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Mindfulness as a Must-Have in Change Management

Change is tough on people. So how can change management, with its focus on people, use mindfulness to encourage awareness and involvement?

I was recently given a book as a gift written by ABC journalist Dan Harris titled 10% Happier: How I Tamed the Voice in My Head, Reduced Stress Without Losing My Edge, and Found Self-Help That Actually Works-A True Story.

My first thought upon receiving it was ‘this is just another one of those fads that will be forgotten about in 2016’. However anything that claims to reduce my stress grabs my attention so I decided to read it.

Not only did this book make me see the benefit for me, but what a difference this practice could make to businesses and people during change.

Stress at work

Can you think of a time at work when you had so many plates spinning that the resultant anxiety made you become inert? This happens to so many of us on a daily basis and can seriously hinder performance and general wellbeing and also the business’s bottom line.

What is mindfulness?

Oxford dictionary defines mindfulness as “A mental state achieved by focusing one’s awareness on the present moment, while calmly acknowledging and accepting one’s feelings, thoughts, and bodily sensations, used as a therapeutic technique”.

Applying it to business change

Resistance to change – Awareness

Practicing mindfulness allows you to become aware of what you are feeling and your reactions which subsequently increase self-awareness and emotional intelligence (EI) in general which is a prevalent factor in effective leaders (Sadri, 2012).

One of the most difficult times in the change journey is when people feel overwhelmed and they commonly lose heart during the so called trough of the change curve where real despondency can hit.

Encouraging people to reflect on change allows a level of distance and objectivity. It allows the individual to see the condition as temporary and also accept the way they feel and normalise this period of ill adjustment that could otherwise alienate them from change and cause resistance in the long term.

Face to face interviews between the change team and those going through the change can cultivate awareness. Your team doing the communicating should use their empathy at this point to bring out greater awareness.


Leading change – Focus

When faced with complex change, taking a break to sit quietly (leave the emails alone!) to clear your mind can conjure up new ideas and a new perspective. This is also a great way to spark creativity and innovation. Blocking everything out and focusing on one key thing lets you think creatively about a solution.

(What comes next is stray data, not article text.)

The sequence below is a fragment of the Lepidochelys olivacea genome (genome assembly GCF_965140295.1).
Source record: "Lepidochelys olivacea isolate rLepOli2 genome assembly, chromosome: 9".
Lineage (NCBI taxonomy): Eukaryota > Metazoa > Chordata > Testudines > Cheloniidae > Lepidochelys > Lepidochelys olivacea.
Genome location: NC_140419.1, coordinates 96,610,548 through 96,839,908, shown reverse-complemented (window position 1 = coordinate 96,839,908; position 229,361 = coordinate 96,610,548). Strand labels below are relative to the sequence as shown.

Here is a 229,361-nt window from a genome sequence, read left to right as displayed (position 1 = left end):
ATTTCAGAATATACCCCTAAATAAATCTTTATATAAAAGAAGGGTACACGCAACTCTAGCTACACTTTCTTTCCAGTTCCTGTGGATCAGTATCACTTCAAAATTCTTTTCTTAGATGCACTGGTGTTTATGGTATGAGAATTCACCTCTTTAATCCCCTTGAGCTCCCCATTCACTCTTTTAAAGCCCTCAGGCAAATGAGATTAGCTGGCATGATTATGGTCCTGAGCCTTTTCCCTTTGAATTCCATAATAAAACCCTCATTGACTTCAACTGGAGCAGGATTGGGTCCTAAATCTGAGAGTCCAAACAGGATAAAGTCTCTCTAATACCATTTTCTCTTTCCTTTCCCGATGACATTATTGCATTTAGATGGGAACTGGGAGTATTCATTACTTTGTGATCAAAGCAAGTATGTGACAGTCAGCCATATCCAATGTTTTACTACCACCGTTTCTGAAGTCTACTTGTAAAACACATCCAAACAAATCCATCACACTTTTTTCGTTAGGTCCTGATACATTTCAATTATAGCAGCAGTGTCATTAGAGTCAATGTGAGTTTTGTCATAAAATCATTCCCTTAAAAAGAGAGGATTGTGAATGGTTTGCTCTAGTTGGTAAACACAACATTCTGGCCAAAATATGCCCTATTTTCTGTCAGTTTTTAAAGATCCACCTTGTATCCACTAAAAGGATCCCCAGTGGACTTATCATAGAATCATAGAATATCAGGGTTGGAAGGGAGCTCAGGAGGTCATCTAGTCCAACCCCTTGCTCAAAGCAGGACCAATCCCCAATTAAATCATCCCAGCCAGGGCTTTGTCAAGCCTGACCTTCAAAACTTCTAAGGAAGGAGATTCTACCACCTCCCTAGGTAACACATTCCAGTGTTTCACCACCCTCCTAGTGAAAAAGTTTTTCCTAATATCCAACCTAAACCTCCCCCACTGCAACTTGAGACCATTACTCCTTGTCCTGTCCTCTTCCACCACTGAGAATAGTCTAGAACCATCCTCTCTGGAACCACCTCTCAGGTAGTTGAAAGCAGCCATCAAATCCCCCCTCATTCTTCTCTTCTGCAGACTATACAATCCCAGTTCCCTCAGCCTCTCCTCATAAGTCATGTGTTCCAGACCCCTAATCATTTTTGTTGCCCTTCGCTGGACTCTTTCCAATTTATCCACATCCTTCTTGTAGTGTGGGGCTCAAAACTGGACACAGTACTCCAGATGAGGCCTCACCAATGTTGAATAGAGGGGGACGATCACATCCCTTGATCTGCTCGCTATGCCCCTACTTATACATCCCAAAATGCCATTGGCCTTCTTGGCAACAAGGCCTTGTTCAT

Putting across this focus in your communications also drives clarity and commitment around a vision. Execution of change starts with focus. What’s the real driver for change, the idea outcome? Keeping focused on this puts a strong central message out to the business and focuses your thoughts on how to best reach your goal.

A close focus on the real driver for change, the real desired outcome, throughout execution – from planning to delivery to stakeholders – will keep the benefits in sight and keep the big vision compelling throughout change –a huge advantage in elevating your programme above the noise and chaos of change taking place every in business.


Mindfulness can be a powerful tool for employees as it can increase creativity, innovation, reduce stress and increase collaboration. Not only is this beneficial for the individual but the increased productivity and wellbeing can positively impact the business change outcomes.

This isn’t a new concept however we have just scratched the surface as to how mindfulness can play a key part in business success so expect to see much more on this topic in the future.


Sadri, G. (2012). Emotional intelligence and leadership development. Public Personnel Management41(3), 535-548.

Recommended reading

Hunter, J. (2013). Is mindfulness good for business?

Harris, D (2014). 10% Happier: How I Tamed the Voice in My Head, Reduced Stress Without Losing My Edge, and Found Self-Help That Actually Works–A True Story.

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